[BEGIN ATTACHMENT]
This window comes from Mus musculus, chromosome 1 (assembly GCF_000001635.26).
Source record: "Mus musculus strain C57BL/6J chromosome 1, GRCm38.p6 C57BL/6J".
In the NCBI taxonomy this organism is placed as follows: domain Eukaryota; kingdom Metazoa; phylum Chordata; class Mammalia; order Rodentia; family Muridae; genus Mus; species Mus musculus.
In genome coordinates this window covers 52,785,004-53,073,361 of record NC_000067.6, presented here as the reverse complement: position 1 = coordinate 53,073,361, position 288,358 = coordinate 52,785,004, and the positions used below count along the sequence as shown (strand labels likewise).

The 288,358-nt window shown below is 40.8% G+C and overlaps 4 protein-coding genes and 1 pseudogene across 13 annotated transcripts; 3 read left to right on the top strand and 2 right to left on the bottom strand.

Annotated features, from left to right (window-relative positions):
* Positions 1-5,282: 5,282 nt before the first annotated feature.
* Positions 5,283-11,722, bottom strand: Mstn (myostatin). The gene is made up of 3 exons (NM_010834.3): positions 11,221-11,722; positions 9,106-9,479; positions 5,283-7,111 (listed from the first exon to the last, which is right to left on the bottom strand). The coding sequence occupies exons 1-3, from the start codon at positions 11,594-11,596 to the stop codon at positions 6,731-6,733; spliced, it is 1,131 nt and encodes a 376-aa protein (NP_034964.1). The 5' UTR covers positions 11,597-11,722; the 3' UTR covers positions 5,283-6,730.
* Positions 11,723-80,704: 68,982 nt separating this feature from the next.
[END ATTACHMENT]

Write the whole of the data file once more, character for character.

This window comes from Mus musculus, chromosome 1 (assembly GCF_000001635.26).
Source record: "Mus musculus strain C57BL/6J chromosome 1, GRCm38.p6 C57BL/6J".
In the NCBI taxonomy this organism is placed as follows: domain Eukaryota; kingdom Metazoa; phylum Chordata; class Mammalia; order Rodentia; family Muridae; genus Mus; species Mus musculus.
In genome coordinates this window covers 52,785,004-53,073,361 of record NC_000067.6, presented here as the reverse complement: position 1 = coordinate 53,073,361, position 288,358 = coordinate 52,785,004, and the positions used below count along the sequence as shown (strand labels likewise).

The 288,358-nt window shown below is 40.8% G+C and overlaps 4 protein-coding genes and 1 pseudogene across 13 annotated transcripts; 3 read left to right on the top strand and 2 right to left on the bottom strand.

Annotated features, from left to right (window-relative positions):
* Positions 1-5,282: 5,282 nt before the first annotated feature.
* Positions 5,283-11,722, bottom strand: Mstn (myostatin). The gene is made up of 3 exons (NM_010834.3): positions 11,221-11,722; positions 9,106-9,479; positions 5,283-7,111 (listed from the first exon to the last, which is right to left on the bottom strand). The coding sequence occupies exons 1-3, from the start codon at positions 11,594-11,596 to the stop codon at positions 6,731-6,733; spliced, it is 1,131 nt and encodes a 376-aa protein (NP_034964.1). The 5' UTR covers positions 11,597-11,722; the 3' UTR covers positions 5,283-6,730.
* Positions 11,723-80,704: 68,982 nt separating this feature from the next.